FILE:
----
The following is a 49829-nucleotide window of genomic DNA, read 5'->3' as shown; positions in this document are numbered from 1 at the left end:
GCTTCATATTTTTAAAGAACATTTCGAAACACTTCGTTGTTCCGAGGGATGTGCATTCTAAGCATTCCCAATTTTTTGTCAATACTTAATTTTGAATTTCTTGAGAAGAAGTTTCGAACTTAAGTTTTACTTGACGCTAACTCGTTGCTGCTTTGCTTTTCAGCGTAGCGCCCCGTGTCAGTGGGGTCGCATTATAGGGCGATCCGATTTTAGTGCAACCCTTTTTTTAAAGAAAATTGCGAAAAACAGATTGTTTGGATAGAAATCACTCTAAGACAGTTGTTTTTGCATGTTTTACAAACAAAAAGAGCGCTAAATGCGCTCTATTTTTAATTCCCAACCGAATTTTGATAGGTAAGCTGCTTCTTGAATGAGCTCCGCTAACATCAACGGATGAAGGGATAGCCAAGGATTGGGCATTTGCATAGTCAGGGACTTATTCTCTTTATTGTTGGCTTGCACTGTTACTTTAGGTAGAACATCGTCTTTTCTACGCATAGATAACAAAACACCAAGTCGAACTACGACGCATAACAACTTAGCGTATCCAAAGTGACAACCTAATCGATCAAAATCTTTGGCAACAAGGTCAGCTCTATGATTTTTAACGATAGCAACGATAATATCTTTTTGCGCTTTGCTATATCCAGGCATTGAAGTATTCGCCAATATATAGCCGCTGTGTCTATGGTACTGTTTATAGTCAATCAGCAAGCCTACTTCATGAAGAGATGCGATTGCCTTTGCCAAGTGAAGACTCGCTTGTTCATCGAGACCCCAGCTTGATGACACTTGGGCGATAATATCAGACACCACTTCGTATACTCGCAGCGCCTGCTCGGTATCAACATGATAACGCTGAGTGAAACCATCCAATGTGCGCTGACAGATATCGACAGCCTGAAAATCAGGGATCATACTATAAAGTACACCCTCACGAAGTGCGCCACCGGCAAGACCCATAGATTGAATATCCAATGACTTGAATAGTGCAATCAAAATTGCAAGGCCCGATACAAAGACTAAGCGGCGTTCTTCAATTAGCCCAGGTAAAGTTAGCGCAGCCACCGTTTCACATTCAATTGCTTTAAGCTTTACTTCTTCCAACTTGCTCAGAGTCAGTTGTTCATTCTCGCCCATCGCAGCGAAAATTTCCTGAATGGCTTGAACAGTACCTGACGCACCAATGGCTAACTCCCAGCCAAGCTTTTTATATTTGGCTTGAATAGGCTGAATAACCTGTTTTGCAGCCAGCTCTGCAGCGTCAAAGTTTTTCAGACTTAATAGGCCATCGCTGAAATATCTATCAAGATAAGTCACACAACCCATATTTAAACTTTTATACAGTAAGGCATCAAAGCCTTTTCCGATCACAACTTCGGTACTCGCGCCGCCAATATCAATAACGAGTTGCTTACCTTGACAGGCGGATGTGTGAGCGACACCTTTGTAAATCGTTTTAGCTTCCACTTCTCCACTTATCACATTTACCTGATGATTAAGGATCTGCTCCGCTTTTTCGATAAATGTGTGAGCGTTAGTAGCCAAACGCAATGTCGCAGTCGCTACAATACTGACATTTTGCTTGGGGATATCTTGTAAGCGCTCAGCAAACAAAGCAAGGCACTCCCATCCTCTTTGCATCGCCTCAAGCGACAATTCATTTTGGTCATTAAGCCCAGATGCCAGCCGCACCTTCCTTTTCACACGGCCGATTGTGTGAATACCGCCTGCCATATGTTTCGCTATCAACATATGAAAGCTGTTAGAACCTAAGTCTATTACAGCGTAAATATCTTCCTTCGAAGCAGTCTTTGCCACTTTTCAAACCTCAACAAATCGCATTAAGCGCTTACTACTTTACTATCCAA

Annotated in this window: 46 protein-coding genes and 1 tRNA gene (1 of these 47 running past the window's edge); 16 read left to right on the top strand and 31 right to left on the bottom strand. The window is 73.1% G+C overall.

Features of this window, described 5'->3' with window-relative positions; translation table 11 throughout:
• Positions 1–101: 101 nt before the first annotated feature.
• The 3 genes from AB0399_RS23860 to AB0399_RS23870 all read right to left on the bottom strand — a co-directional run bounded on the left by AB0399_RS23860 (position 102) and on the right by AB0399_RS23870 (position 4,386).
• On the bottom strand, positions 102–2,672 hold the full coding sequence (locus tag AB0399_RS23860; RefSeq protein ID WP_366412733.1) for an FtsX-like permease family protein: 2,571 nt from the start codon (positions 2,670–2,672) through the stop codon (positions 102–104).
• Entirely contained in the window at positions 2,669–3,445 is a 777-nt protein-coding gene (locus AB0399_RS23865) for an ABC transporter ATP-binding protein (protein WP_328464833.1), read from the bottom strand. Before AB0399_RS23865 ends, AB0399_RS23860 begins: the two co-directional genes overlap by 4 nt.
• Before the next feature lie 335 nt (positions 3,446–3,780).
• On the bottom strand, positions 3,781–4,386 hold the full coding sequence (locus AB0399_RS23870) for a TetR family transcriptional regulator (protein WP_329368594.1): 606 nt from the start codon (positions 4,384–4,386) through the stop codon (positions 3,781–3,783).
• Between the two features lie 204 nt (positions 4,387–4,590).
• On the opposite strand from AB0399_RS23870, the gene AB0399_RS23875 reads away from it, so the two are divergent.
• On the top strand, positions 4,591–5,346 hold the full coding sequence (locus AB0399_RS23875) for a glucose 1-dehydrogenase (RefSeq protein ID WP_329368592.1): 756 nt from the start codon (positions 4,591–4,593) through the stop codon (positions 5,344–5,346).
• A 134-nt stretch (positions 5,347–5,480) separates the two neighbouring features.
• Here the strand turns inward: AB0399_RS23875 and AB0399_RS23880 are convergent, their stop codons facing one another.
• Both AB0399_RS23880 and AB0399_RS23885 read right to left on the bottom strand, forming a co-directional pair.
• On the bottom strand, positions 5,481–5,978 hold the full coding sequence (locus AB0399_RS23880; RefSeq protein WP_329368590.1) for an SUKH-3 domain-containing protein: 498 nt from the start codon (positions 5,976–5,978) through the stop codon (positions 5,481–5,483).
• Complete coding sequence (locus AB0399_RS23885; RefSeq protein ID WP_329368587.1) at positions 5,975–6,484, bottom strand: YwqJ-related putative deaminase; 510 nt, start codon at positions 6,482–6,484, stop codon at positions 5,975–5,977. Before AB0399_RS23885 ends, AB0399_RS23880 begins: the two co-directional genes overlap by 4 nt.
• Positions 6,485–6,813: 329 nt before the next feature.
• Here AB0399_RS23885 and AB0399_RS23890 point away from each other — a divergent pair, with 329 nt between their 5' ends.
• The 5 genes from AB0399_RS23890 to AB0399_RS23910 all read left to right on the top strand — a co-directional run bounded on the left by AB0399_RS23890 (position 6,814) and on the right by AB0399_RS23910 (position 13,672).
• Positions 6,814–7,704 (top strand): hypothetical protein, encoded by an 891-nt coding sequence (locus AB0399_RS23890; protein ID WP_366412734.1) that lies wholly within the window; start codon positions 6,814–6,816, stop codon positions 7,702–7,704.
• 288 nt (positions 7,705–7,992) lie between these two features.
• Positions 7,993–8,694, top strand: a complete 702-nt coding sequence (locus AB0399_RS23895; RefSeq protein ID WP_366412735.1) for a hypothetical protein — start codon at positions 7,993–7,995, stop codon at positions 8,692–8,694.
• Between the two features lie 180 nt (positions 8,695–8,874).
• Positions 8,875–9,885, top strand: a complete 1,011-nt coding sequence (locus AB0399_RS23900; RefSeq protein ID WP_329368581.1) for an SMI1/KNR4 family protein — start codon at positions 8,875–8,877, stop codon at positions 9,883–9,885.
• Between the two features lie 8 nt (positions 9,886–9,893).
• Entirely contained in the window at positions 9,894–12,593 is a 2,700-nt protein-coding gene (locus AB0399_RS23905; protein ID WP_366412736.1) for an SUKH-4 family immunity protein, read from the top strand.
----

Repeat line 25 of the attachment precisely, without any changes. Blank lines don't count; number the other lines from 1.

• Between the two features lie 180 nt (positions 8,695–8,874).